Among materials names in our structural bucket, we sold SQM as the stock hit our price target. Lithium prices remain at levels well below previous highs and while we expect they may reach higher levels in the future; high pricing likely encourages additional supply onto the market. We redeployed these funds into other names in materials, primarily CRH. Umicore was also sold on stronger performance, driven by precious metals that boosted the results of its recycling division as well as continued growth in the electric vehicle market.
We are not certain when a cyclical recovery will take hold in Europe, Asia and emerging markets, but
equity markets are already anticipating it. While value continues to maintain an advantage over growth, interest rates drive the length of value rallies and we do not see rates going up meaningfully to maintain that momentum. The traditional value sectors of autos, banks and energy may work in the short term, but all are facing disruptive forces. Traditional banks are highly dependent on rates and are being disintermediated by fintech companies taking away their profitable businesses. We have been out of traditional fossil fuel energy for two years and, with the global climate change push, we do not see them as compatible with growth investing. Instead, we continue to add to our renewables exposure through names like EDP. And in autos, we are excited about electric vehicles but would rather own suppliers and semiconductor companies than the capital-intensive OEMs that are still juggling three engine formats.
The long-term dynamics for growth companies outside the U.S. are compelling for several reasons. Valuations are generally more attractive and investment markets are less efficient. Growth as an investment strategy is also still relatively new overseas and thus represents good potential for expansion. Finally, digitalization is continuing apace outside the U.S., with economies like Japan still early in its adoption of digital technologies. This should create a long runway for growth and steady demand for growth stocks.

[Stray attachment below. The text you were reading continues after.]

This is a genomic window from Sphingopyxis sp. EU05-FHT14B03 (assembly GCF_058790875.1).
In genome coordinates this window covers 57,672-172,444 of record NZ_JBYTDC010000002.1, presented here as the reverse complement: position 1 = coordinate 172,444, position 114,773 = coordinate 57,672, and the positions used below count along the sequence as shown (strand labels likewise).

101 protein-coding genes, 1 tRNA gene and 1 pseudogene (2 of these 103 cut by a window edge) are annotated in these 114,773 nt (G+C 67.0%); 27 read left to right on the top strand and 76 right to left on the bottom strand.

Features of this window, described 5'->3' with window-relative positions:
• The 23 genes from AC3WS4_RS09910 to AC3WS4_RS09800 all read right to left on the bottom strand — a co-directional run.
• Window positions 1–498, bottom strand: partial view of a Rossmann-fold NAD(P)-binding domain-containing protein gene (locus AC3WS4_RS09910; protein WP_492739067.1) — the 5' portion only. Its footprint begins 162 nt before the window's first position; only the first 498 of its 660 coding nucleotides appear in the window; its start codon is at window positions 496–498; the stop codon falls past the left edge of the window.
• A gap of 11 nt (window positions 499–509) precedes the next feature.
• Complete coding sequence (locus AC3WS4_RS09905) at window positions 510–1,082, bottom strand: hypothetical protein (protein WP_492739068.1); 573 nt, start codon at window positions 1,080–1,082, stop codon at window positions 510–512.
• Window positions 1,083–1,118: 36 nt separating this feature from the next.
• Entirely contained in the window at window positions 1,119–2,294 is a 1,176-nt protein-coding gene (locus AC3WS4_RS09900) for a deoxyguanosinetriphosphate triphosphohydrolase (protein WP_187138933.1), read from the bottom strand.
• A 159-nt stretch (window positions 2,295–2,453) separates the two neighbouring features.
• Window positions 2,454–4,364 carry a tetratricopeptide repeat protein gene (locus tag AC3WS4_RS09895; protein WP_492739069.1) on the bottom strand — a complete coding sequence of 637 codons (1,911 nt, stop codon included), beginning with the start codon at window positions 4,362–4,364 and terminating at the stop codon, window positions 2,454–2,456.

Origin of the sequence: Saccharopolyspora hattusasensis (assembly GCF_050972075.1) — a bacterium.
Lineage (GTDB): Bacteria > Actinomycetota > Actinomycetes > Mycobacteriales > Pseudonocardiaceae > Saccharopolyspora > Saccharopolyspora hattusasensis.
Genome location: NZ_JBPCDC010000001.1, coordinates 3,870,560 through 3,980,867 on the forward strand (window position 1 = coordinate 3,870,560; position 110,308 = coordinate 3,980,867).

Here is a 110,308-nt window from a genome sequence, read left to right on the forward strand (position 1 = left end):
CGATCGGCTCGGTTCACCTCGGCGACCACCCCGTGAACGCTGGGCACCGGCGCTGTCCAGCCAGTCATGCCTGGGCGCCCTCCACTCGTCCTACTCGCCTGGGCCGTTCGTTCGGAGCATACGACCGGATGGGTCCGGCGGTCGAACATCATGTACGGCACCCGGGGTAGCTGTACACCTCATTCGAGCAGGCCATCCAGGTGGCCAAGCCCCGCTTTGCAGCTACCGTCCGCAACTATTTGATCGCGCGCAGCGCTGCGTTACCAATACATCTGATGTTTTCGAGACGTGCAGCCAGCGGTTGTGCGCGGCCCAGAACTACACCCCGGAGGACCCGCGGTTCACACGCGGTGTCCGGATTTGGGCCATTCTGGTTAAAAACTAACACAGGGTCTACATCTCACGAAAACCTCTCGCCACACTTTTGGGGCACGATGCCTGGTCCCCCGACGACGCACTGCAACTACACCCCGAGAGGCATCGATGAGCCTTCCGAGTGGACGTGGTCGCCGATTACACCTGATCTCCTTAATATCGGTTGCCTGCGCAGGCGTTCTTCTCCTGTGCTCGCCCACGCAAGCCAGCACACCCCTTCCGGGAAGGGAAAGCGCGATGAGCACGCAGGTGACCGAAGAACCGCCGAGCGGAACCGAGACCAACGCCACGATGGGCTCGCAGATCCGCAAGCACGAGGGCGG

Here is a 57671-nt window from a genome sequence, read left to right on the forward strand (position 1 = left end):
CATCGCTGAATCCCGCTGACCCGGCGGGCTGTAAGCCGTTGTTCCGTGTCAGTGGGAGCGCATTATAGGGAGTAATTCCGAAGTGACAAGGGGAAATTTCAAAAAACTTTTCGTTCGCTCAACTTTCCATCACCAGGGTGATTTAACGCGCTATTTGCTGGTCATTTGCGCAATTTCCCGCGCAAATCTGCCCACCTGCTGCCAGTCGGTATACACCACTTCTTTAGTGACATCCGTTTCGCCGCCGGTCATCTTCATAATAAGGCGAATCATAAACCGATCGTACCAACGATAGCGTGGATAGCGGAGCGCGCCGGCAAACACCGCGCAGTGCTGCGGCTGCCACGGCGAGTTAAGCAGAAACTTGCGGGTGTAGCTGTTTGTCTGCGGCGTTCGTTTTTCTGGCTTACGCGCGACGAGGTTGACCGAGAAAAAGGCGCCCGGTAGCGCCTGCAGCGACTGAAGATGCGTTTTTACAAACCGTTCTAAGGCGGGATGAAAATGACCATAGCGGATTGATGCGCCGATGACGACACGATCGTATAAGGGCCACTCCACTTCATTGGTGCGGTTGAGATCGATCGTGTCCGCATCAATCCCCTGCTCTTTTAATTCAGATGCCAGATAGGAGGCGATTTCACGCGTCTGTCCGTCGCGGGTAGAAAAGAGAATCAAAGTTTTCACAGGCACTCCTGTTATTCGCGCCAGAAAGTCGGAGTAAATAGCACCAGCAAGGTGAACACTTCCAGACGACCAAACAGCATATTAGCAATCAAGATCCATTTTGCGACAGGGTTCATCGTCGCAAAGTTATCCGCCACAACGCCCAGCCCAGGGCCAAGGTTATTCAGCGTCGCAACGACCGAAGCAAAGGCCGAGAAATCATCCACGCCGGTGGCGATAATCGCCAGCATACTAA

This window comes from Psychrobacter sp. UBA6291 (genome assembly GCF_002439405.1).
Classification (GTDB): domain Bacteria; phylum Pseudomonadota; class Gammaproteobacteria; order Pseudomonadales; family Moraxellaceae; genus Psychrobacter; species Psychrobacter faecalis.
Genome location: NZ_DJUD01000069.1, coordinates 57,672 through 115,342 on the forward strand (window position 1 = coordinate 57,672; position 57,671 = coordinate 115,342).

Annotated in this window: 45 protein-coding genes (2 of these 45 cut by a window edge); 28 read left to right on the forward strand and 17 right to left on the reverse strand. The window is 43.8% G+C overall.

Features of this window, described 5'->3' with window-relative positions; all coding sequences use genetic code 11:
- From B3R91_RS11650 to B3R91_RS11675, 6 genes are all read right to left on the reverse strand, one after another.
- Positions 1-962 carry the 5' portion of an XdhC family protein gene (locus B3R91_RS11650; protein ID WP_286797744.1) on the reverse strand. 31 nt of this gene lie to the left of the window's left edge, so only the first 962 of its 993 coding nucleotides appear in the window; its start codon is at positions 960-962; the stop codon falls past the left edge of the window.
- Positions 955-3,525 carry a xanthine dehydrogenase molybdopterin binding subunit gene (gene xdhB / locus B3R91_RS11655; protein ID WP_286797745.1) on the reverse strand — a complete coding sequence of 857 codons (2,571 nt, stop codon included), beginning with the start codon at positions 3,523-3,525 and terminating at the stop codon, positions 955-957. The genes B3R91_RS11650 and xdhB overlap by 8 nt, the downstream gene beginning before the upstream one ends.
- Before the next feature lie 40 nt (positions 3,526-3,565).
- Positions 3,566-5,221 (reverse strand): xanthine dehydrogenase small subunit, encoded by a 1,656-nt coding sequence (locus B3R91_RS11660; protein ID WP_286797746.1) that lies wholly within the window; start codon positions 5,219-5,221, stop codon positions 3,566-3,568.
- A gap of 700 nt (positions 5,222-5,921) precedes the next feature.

During the first quarter, the ClearBridge International Growth EAFE Strategy underperformed its MSCI EAFE Index benchmark. The Strategy sustained losses across seven of the nine sectors in which it was invested (out of 11 total), with the IT and financials sectors the primary detractors.
On a relative basis, overall stock selection detracted the most from performance. In particular, stock selection in the financials, IT, consumer discretionary and communication services sectors had the greatest negative impact on results, with weakness in software and IT services and a lack of exposure to banks contributing to the underperformance. An overweight to IT and a lack of exposure to the energy sector also proved detrimental. On the positive side, stock selection in the materials sector and an underweight to health care were the primary contributors to performance.
On a regional basis, stock selection in Europe Ex-U.K., North America and the United Kingdom and an overweight to emerging markets hurt results, while stock selection in emerging markets and an overweight to North America aided performance.
On an individual stock basis, the largest contributors to absolute returns in the quarter included ASML, Atlas Copco, Taiwan Semiconductor, Canadian Pacific Railway and Linde. The greatest detractors from absolute returns included positions in London Stock Exchange, StoneCo, TeamViewer, Elastic and Nintendo.
In addition to the transactions mentioned above, we initiated positions in argenx in the health care sector, InPost and Ashtead Group in the industrials sector, Nestle in the consumer staples sector, as well as Vinci Partners and 3i Group in the financials sector. We also closed positions in Kao in the consumer staples sector, as well as Constellation Software in the IT sector.